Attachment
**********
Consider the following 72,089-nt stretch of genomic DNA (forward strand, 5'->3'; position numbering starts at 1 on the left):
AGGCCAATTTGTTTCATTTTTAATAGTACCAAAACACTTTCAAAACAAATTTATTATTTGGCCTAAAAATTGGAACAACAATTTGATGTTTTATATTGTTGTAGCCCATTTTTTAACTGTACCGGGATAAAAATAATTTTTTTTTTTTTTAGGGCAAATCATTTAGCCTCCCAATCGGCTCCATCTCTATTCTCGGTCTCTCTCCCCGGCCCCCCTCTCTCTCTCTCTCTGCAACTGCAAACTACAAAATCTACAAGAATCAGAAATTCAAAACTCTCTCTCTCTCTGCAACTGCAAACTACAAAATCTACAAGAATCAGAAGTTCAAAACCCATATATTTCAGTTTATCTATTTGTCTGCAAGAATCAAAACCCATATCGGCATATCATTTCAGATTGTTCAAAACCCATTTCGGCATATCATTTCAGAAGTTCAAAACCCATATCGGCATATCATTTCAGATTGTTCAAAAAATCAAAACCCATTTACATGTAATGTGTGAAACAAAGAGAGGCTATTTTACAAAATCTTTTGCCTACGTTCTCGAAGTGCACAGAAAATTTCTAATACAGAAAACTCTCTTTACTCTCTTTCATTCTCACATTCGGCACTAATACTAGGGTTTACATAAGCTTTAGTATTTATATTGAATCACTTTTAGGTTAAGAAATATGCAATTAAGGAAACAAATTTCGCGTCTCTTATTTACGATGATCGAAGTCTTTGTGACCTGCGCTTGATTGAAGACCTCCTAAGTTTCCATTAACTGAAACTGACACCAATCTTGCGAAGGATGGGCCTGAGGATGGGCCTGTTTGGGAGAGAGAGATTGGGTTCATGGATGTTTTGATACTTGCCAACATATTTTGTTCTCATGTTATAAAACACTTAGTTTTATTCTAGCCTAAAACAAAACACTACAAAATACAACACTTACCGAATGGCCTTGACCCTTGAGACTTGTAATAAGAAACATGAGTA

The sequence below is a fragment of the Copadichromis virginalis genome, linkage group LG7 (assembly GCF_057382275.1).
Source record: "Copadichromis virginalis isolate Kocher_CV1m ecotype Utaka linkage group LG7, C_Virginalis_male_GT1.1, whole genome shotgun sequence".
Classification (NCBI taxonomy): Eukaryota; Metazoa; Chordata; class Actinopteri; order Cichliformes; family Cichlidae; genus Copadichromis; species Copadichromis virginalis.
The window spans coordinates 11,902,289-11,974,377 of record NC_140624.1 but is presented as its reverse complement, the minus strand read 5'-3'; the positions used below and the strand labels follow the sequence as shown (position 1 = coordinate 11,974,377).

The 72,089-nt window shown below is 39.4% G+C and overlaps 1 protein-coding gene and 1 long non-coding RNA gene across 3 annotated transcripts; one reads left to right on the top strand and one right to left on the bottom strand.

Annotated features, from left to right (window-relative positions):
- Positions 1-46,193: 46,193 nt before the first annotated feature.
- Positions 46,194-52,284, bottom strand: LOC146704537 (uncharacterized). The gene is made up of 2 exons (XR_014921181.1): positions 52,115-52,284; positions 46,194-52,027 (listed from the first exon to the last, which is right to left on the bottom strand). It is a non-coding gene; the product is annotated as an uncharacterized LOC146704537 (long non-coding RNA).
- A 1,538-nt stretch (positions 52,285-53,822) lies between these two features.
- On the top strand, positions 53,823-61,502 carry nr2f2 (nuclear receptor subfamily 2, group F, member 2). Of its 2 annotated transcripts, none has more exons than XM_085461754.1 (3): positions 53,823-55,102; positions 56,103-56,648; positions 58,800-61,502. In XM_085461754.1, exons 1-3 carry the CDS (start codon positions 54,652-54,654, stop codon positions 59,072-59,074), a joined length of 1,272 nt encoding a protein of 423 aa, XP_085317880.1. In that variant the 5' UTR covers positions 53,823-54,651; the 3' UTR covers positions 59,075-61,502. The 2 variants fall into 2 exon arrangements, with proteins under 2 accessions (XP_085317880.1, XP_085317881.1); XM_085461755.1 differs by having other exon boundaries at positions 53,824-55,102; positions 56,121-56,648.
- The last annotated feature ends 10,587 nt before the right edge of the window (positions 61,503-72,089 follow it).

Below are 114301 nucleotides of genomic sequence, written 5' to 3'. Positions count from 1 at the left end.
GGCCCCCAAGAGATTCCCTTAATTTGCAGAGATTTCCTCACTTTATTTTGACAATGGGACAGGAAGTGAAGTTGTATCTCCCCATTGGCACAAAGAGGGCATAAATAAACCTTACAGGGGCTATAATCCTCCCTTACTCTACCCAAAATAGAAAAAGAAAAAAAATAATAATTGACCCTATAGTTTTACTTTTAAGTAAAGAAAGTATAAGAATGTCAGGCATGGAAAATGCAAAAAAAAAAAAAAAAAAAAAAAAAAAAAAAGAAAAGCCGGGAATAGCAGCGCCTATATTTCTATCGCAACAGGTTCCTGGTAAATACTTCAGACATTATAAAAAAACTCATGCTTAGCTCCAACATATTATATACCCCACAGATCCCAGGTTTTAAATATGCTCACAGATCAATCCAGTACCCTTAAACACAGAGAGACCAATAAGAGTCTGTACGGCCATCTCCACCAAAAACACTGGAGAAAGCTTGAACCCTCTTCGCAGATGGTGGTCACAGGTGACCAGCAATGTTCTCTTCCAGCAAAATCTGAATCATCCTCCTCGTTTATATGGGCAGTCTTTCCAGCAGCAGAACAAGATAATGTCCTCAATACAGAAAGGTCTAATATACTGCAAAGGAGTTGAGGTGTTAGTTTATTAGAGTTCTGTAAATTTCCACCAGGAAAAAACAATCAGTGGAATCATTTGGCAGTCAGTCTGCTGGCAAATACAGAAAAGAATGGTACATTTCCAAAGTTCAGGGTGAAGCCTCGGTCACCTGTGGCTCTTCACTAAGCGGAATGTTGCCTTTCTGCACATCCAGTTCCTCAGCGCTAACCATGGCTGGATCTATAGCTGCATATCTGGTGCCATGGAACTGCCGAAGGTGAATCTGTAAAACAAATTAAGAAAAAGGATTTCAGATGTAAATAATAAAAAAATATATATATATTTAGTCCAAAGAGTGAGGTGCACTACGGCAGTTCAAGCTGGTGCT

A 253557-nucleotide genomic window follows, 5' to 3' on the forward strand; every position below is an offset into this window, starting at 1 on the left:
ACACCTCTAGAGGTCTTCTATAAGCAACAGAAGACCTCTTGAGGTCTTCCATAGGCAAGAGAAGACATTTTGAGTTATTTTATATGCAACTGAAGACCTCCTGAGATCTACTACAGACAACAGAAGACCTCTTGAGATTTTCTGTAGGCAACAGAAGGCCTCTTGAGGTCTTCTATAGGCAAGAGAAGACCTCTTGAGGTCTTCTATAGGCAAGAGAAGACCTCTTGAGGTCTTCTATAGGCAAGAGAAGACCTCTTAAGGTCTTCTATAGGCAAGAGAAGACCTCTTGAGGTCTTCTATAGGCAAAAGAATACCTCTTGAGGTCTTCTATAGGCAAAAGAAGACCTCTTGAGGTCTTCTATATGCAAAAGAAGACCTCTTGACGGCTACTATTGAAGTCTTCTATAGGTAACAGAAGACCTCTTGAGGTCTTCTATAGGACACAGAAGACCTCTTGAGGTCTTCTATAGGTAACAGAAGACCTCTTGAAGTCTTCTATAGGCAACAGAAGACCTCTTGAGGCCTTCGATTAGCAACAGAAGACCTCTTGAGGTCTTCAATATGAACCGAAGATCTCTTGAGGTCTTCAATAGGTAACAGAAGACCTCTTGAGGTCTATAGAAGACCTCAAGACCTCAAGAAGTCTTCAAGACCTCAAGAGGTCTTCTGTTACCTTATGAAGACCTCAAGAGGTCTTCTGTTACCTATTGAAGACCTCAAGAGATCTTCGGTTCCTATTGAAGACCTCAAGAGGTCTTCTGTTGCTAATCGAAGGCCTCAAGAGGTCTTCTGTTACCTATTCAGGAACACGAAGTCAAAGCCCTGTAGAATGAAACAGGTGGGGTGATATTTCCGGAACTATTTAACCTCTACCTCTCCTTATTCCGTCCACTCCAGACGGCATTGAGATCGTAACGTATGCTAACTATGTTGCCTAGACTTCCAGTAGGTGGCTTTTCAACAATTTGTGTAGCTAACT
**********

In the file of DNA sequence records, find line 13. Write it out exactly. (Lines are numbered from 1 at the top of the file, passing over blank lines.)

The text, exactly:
- The last annotated feature ends 10,587 nt before the right edge of the window (positions 61,503-72,089 follow it).